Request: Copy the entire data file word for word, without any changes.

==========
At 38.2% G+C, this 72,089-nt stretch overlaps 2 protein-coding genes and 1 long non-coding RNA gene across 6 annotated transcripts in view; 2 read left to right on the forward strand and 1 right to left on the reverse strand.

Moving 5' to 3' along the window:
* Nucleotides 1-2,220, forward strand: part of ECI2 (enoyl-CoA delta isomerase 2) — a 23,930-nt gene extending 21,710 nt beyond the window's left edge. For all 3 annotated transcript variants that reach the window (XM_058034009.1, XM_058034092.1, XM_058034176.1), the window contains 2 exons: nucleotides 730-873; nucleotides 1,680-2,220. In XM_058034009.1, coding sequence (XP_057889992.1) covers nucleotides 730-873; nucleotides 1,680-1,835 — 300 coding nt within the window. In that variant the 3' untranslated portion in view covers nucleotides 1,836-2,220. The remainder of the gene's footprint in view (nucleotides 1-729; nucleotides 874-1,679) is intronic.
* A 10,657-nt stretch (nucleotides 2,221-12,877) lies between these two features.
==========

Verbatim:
At 38.2% G+C, this 72,089-nt stretch overlaps 2 protein-coding genes and 1 long non-coding RNA gene across 6 annotated transcripts in view; 2 read left to right on the forward strand and 1 right to left on the reverse strand.

Moving 5' to 3' along the window:
* Nucleotides 1-2,220, forward strand: part of ECI2 (enoyl-CoA delta isomerase 2) — a 23,930-nt gene extending 21,710 nt beyond the window's left edge. For all 3 annotated transcript variants that reach the window (XM_058034009.1, XM_058034092.1, XM_058034176.1), the window contains 2 exons: nucleotides 730-873; nucleotides 1,680-2,220. In XM_058034009.1, coding sequence (XP_057889992.1) covers nucleotides 730-873; nucleotides 1,680-1,835 — 300 coding nt within the window. In that variant the 3' untranslated portion in view covers nucleotides 1,836-2,220. The remainder of the gene's footprint in view (nucleotides 1-729; nucleotides 874-1,679) is intronic.
* A 10,657-nt stretch (nucleotides 2,221-12,877) lies between these two features.